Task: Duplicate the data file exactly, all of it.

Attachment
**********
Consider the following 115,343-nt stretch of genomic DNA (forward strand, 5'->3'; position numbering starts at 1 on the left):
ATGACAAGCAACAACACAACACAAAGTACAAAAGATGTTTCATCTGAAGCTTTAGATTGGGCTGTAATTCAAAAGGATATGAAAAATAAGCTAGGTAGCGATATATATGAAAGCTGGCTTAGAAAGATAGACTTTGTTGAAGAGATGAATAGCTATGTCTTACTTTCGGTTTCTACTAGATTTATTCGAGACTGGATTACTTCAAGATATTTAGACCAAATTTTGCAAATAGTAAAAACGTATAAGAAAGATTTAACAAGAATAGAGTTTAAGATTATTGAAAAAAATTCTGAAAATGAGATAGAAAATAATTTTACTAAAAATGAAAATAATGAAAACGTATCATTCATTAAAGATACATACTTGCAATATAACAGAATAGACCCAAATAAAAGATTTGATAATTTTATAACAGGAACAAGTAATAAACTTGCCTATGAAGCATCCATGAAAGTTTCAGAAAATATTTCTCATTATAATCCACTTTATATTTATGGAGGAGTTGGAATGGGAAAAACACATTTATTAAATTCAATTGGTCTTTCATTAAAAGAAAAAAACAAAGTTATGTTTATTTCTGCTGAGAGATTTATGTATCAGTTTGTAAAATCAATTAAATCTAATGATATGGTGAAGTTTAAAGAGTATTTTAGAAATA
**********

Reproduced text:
Consider the following 115,343-nt stretch of genomic DNA (forward strand, 5'->3'; position numbering starts at 1 on the left):
ATGACAAGCAACAACACAACACAAAGTACAAAAGATGTTTCATCTGAAGCTTTAGATTGGGCTGTAATTCAAAAGGATATGAAAAATAAGCTAGGTAGCGATATATATGAAAGCTGGCTTAGAAAGATAGACTTTGTTGAAGAGATGAATAGCTATGTCTTACTTTCGGTTTCTACTAGATTTATTCGAGACTGGATTACTTCAAGATATTTAGACCAAATTTTGCAAATAGTAAAAACGTATAAGAAAGATTTAACAAGAATAGAGTTTAAGATTATTGAAAAAAATTCTGAAAATGAGATAGAAAATAATTTTACTAAAAATGAAAATAATGAAAACGTATCATTCATTAAAGATACATACTTGCAATATAACAGAATAGACCCAAATAAAAGATTTGATAATTTTATAACAGGAACAAGTAATAAACTTGCCTATGAAGCATCCATGAAAGTTTCAGAAAATATTTCTCATTATAATCCACTTTATATTTATGGAGGAGTTGGAATGGGAAAAACACATTTATTAAATTCAATTGGTCTTTCATTAAAAGAAAAAAACAAAGTTATGTTTATTTCTGCTGAGAGATTTATGTATCAGTTTGTAAAATCAATTAAATCTAATGATATGGTGAAGTTTAAAGAGTATTTTAGAAATA